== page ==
The 36km ride welcomes families and those looking for a gentler route. It is primarily flat and will have designated marshals stationed at difficult junctions, with plenty of signs letting riders know the way. Feeding stations will also be placed en route, whilst a sag wagon will be available to riders on call.
The 100km ride provides more of a challenge to those who don’t feel up to do doing the longest route. The first 10km is quite flat, rising slightly through Sherriff Hutton until the start of the Howardian Hills. As well as feeding stations, this route will also offer a tea stop to refresh and refuel before heading off again, cycling past the towers of York Minster before finishing up back in Wigginton.
For those willing to tackle the longest route, the 140km ride will follow the 100km route before extending to challenging climbs including the Rosedale Chimney. Feeding stations and a tea stop will also be provided.
So, whether you looking for a challenge or a chilled ride with the family, this fundraising event caters to all.
Then, swimmers will jump on their bikes for a picturesque cycle out of the park and along local roads, cycling through Collingham and East Keswick along the way. Again, participants can choose between the 44km standard ride or the 24km sprint.
The final section of the event is a 9km standard or 6.4km sprint run around Roundhay Park where large crowds will cheer runners on. Results will be gathered using electronic chip timing to give instant results once each person has crossed the finish line. The traffic lights section will be excluded from chip timing as a ‘dead zone’. Prizes will be awarded for male and female overall winners, age groups, relay team, club and novice. So there’ll be something for everyone.
The 10K route combines sections of the infamous Coast to Coast 140m cycle route, whilst also adding a visit into the ‘Hell Hole Wood’ in Beamish – a planted ancient woodland site offering picturesque scenery for those taking part. All participants will receive a t-shirt and goody bag, and prize vouchers will be available in all categories, including team prizes. The Louisa Centre in Stanley will hold registration, refreshments and the race presentation and marshals will be on hand to direct participants to the start of the run. The Fun Run will also use part of the C2C cycle route and will finish on Oakey Park; finishers will receive a medal and a goody bag.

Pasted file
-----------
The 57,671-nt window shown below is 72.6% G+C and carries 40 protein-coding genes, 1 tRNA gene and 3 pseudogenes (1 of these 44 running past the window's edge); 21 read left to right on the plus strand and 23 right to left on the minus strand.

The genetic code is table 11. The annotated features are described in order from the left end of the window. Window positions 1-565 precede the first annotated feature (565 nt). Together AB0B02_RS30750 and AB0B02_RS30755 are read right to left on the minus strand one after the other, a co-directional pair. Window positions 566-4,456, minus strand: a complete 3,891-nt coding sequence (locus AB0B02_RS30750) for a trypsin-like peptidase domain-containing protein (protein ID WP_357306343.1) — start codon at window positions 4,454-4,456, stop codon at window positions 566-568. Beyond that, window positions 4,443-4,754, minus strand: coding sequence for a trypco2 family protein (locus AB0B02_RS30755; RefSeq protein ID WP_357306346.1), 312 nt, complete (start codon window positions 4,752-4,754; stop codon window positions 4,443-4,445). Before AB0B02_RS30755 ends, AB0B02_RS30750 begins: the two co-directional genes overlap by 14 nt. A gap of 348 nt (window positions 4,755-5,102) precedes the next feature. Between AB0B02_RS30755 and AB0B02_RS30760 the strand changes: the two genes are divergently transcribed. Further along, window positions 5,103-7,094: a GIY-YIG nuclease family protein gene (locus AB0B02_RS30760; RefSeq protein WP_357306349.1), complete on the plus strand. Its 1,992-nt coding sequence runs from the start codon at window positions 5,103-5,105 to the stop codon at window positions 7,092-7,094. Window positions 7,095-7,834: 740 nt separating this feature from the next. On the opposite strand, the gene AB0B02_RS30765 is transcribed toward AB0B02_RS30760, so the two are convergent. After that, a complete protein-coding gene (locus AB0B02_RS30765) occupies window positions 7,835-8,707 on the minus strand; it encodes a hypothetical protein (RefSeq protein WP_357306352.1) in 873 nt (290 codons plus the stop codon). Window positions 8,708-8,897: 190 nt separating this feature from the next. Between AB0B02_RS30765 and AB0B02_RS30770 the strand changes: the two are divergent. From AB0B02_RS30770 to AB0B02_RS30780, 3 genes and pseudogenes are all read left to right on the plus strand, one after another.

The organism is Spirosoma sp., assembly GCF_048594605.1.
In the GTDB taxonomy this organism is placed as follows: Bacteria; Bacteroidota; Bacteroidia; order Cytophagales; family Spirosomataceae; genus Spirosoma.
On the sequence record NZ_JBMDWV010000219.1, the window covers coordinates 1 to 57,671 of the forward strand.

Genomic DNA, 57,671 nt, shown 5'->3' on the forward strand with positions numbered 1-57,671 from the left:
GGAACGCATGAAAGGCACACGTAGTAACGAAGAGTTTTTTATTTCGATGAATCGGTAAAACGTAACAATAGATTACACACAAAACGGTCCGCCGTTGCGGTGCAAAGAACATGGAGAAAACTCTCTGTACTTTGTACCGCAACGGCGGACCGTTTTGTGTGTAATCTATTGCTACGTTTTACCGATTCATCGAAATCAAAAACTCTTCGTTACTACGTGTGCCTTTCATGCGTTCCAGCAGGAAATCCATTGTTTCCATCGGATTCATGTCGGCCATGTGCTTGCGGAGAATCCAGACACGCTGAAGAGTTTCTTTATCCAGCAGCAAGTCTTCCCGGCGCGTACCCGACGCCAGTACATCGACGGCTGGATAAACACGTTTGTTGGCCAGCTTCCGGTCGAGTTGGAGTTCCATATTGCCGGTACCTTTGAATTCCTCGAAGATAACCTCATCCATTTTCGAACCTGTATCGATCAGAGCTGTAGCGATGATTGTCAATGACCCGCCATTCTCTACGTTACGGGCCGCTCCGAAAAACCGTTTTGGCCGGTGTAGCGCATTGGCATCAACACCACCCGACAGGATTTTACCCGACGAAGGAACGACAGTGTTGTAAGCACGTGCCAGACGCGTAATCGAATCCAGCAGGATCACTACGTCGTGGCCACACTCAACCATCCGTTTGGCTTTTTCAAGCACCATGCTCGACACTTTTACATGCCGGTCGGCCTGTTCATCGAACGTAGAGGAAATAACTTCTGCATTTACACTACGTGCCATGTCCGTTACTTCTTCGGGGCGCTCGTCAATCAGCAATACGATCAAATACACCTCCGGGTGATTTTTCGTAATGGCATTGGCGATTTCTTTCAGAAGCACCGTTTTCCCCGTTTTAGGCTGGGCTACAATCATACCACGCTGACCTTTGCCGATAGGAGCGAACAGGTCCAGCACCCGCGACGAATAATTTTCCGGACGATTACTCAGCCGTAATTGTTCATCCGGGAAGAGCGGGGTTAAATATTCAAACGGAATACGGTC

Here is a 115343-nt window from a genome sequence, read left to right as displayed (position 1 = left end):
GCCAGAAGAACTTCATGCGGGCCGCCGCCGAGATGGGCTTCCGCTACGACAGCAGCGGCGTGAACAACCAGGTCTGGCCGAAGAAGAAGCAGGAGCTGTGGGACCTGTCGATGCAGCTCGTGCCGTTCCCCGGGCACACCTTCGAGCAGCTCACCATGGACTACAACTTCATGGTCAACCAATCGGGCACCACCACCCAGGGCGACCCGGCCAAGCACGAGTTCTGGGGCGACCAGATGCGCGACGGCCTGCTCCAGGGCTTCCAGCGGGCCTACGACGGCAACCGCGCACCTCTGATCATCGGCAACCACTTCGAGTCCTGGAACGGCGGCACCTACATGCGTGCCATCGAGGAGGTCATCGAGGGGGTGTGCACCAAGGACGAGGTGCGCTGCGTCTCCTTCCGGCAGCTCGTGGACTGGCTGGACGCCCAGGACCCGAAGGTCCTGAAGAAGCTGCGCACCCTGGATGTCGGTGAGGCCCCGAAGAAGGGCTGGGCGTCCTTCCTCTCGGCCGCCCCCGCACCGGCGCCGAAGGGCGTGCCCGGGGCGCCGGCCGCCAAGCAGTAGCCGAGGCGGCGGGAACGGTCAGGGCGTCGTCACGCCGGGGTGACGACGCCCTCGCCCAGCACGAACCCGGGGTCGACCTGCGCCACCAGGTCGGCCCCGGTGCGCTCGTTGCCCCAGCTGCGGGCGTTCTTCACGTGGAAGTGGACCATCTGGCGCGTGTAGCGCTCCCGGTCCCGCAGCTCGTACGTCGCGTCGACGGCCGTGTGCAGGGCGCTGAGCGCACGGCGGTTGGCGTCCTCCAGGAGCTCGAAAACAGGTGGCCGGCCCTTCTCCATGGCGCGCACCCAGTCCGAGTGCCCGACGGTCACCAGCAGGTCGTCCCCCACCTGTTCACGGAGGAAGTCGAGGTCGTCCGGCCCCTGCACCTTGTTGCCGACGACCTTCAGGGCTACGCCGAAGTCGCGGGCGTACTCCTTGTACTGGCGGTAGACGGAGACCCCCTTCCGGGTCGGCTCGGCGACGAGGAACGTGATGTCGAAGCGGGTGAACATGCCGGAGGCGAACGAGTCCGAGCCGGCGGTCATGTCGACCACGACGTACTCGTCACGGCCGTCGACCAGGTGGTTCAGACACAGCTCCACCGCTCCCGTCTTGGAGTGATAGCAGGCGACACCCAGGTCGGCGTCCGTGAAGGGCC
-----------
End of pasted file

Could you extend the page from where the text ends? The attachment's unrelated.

This event is therefore perfect for those looking for a multi-terrain challenge, and for those looking to keep the whole family entertained.
…Will there be mud? No. Will there be water obstacles? No. Will the Spartan Race UK team, now under new command, pull off this all-new ‘urban’ setting and make it just as memorable as the challenging, mudsoaked races the brand is known for? Hell yes.
Over a distance of around 5K, this was a perfect entry-level race for those wanting to find out what the sport is all about. The terrain was varied, with open sports field, trail, woodland, stadium and track sections. The race was obstacle-heavy over the first couple of kilometres, sending us under cargo nets and barbed wire crawls, over jumps, hurdles, overhanging walls, and monkey bars.
Then came the heavy-lifting obstacles, including tyres, water-filled buckets, a boulder carry, and a concrete weight hoist, all topped off with the infamous rope climb. Following a dash through a quiet woodland trail to regain some composure, we were back in the stadium for the next gruelling section.
Sprinting through the indoor track, we immediately ground to a halt when confronted by an eight-foot wall. After getting over a team of 20 by any means possible, we were told to grab a heavy sandbag and make our way up and down the steps though the stadium’s main grandstand. With positive encouragement from the wonderful Spartan volunteers, the highly charged atmosphere, music blaring and incredible views from the top over the pitch and track, this was by far the highlight of the day.
With the end in sight came the most famous Spartan obstacle… the dreaded spear throw. So, after 30 penalty burpees it was up and over more walls, a cargo net frame and a three-cornered traverse wall, all rounded up nicely with a sprint finish.
The lack of mud and a fire jump is clearly splitting camps, but this is a great race that could become a popular staple in the Spartan UK offering. Are there plans for more stadium races in the UK? According to Spartan Race’s CEO Joe De Sena, yes there are. So don’t dismay if you missed it this year.
There are three types of Spartan Race; Sprint (3+ miles, 15+ obstacles), Super (8+ miles, 20+ obstacles) and Beast (12+miles, 25+ obstacles). Check the Spartan Race website for details of upcoming races in the UK www.spartanraceuk.uk Coming up: Superhuman Games, Total Warrior and the Manchester Spartan double (Sprint and Super)